Norwegian Language Blog

Tag Archives: noun

Adding Endings Posted by on Oct 19, 2021

Hale-n til hval-en. (The tail of the whale.) In Norwegian, adding endings to nouns is even more important than in English. (Illustrative photo by xx)

One of the funny things about Norwegian is that you can’t avoid adding endings to words. Well, of course English learners also sometimes struggle with that – how do you add a plural -s to box? But generally, as long as you know how to add an -s to words, you don’t have to care…

Continue Reading

Norwegian Plurals are your friends Posted by on Oct 16, 2015

In Norwegian, as in English, some ord [ore] (words) have surprise plurals… liten – små (little [something] – little [somethings]) mann – menn (man – men) gås – gjess (goose – geese) fot – føtter (foot – feet) bok – bøker (book – books) natt – netter (night – nights) strand – strender (beach –…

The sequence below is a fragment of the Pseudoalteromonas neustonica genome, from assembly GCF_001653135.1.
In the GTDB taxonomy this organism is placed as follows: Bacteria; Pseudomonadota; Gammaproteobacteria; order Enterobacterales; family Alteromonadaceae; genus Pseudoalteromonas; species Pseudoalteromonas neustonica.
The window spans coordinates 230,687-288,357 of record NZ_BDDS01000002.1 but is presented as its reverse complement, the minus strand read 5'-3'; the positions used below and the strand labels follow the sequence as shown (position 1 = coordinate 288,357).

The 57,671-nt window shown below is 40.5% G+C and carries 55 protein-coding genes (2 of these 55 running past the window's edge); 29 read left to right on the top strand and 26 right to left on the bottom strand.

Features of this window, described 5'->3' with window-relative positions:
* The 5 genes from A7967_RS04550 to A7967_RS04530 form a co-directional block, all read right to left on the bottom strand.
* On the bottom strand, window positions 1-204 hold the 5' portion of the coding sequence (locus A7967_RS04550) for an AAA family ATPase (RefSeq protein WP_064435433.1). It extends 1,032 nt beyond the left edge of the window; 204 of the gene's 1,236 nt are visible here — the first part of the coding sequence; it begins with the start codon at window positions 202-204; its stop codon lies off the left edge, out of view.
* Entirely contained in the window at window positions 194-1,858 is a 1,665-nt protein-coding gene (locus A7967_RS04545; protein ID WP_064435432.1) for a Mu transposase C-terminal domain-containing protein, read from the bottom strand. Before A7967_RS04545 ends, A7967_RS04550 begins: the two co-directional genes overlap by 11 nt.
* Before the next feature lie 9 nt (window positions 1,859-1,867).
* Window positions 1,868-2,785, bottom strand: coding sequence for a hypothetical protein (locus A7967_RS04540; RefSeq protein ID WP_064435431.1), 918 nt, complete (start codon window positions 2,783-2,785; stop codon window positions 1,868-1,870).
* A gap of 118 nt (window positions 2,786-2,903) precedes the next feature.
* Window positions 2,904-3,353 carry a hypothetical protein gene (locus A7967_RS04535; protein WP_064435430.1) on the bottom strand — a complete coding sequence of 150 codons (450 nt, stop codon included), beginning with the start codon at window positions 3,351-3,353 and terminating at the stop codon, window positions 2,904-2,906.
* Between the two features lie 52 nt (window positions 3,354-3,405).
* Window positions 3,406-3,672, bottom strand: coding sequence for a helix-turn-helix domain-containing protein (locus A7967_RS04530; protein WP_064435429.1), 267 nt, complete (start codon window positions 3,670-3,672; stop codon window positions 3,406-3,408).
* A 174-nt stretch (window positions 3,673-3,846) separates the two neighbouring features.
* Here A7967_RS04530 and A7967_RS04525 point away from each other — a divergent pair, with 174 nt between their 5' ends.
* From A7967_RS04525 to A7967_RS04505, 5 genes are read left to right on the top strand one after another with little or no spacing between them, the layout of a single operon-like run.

Continue Reading

Norwegian Noun Phrases Posted by on Apr 30, 2014

Fuglen synger. Toget går. (The bird is singing. The train is leaving.) An awful lot of phrases consist of a noun phrase + a verbal phrase. Norwegian verbal phrases are a piece of cake: Er, for example, means both am, is and are; prater can be translated as chat, chats, and am/is/are chatting. Noun phrases…

Continue Reading

From Play to Playful Posted by on Nov 14, 2012

Sometimes you need to change a word from one grammatical class to another. In English you do that all the time, for example when you make the verb ”to read” into a noun by adding an -ing suffix: Reading makes me happy. When you want to swap the class of a Norwegian word, you have several…

Continue Reading